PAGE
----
The Anthrax Scare in 2001 changed the way many post offices operate. The U.S. Postal Service has bio-detection systems in place to alert of a possible attack.
Peoria was among five counties to participate in a Bio Hazard practice scenario on Wednesday.
"We are having the employees act as if the alarm has gone off, that we have the potential for anthrax in the building," said U.S Postal Service Spokesman, Jose Aguilar.
This exercise is part of a federal citywide readiness initiative.
"It's to prepare communities for health emergencies or any kind of hazards," said Diana Scott, Peoria Health Department.
In the event of an emergency, employees would first be evacuated to a common place out of the building for a proper head count. They would then be guided by officials through a decontamination area and continue to a medical checkpoint. At the checkpoint, the public health department would assess if there were any viruses and issue proper medication.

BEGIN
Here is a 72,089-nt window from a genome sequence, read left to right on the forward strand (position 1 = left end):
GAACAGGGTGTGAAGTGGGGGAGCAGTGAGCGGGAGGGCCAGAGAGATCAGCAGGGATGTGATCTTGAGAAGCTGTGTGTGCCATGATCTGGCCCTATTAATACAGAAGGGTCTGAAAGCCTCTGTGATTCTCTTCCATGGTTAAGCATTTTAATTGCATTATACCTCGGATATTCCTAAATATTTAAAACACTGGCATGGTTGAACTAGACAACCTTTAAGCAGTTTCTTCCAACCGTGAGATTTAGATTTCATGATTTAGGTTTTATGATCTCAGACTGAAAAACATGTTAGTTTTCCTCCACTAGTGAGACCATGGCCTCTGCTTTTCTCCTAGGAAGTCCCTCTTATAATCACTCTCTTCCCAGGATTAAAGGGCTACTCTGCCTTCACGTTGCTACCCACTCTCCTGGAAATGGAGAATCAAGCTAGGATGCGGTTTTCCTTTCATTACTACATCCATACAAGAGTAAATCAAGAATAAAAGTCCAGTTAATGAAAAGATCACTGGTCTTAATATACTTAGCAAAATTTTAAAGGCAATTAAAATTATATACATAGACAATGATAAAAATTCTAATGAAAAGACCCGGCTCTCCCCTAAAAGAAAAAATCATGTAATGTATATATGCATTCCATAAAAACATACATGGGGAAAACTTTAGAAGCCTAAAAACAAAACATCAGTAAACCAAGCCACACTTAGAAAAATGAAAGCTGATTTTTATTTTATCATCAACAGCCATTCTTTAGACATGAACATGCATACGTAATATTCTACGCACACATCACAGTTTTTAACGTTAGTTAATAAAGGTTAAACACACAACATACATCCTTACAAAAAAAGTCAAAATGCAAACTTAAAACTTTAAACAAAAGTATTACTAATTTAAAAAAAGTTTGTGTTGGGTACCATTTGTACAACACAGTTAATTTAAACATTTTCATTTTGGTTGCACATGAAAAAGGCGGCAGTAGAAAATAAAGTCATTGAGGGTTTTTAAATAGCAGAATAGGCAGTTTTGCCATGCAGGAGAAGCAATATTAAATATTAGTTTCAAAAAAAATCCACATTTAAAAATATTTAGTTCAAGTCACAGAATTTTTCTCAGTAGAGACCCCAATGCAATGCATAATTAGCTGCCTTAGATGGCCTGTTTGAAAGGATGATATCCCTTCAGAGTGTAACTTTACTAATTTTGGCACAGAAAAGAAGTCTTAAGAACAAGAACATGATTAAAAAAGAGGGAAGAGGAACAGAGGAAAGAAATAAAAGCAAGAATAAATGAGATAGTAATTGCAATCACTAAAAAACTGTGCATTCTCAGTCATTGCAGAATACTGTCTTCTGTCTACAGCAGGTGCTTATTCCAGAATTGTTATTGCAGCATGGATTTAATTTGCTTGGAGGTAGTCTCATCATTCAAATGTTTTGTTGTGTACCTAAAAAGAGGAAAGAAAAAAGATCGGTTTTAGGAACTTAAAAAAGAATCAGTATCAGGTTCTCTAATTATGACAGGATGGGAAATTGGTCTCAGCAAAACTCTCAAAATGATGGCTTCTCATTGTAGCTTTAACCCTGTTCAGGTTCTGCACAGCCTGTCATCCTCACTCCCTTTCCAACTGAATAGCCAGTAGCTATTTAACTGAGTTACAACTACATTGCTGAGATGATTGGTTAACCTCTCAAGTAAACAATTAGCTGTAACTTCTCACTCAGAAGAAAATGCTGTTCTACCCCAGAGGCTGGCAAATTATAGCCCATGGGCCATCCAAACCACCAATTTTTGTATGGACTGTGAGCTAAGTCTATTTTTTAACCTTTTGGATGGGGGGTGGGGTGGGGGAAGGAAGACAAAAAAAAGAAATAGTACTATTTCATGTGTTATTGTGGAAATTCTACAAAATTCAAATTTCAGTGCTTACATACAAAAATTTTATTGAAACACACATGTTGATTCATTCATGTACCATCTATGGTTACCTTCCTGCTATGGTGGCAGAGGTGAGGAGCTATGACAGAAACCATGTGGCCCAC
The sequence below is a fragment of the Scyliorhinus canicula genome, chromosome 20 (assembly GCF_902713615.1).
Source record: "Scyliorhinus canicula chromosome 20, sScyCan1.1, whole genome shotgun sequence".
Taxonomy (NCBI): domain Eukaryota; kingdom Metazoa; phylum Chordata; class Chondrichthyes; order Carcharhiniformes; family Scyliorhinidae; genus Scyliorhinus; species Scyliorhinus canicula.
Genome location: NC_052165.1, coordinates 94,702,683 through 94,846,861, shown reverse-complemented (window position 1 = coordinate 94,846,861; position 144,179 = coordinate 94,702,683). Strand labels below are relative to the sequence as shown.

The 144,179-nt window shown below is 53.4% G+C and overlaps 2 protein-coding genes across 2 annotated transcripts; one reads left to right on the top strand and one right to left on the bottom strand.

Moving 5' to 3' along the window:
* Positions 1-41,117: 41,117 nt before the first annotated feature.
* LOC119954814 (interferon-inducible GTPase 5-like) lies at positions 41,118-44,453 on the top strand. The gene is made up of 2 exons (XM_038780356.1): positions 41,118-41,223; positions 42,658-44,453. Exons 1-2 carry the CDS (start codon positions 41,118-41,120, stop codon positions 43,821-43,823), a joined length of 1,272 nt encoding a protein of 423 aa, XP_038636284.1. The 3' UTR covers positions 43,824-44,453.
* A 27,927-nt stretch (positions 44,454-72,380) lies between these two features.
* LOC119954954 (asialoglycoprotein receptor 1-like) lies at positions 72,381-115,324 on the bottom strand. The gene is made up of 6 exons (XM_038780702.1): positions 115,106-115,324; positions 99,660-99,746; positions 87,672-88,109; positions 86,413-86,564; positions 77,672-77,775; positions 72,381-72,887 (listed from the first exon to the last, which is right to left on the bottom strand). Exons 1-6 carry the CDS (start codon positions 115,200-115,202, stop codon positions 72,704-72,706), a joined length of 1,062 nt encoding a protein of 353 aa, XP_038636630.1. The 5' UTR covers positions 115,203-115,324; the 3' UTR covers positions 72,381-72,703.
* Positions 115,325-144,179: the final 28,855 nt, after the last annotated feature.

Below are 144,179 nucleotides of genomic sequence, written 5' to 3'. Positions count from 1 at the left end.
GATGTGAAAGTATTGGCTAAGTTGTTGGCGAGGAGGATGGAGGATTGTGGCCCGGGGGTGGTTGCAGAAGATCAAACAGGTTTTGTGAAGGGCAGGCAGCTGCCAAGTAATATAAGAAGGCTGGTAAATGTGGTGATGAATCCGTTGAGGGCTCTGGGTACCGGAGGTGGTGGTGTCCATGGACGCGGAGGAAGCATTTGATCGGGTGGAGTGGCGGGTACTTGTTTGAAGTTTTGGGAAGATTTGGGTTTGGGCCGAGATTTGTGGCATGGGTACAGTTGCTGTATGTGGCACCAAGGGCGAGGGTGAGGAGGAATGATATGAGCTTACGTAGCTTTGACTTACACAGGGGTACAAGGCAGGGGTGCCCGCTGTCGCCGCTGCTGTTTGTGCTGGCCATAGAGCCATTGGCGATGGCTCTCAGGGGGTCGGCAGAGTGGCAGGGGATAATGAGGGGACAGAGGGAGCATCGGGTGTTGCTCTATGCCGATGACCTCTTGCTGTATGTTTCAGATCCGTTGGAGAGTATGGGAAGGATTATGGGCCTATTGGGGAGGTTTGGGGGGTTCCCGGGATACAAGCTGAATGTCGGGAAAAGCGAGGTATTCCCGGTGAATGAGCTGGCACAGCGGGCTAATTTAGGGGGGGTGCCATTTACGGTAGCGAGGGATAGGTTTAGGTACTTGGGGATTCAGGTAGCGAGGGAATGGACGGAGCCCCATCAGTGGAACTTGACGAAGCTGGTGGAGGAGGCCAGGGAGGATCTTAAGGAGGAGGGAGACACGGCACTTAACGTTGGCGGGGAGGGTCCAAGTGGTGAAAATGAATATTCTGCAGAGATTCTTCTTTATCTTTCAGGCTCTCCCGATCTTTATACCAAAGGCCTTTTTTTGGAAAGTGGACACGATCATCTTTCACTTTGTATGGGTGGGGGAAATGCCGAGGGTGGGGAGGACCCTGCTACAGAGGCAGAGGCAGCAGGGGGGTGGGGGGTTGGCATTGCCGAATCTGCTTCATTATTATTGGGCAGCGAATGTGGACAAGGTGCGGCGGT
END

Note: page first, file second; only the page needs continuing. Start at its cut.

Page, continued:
Scott says the training is not only good for the employees, but also allows the health departments to work with various Central Illinois County Agencies and local police and fire.
"We have never had larger drills, where we test things such as biological hazards and those types of things, so we have always got room to learn, which is why we are continually exercising to prepare for the next event," Scott said.
Wednesday's exercises are just one part of a multi-day training program conducted throughout the five counties.
There is an event scheduled for Tazewell County on Thursday.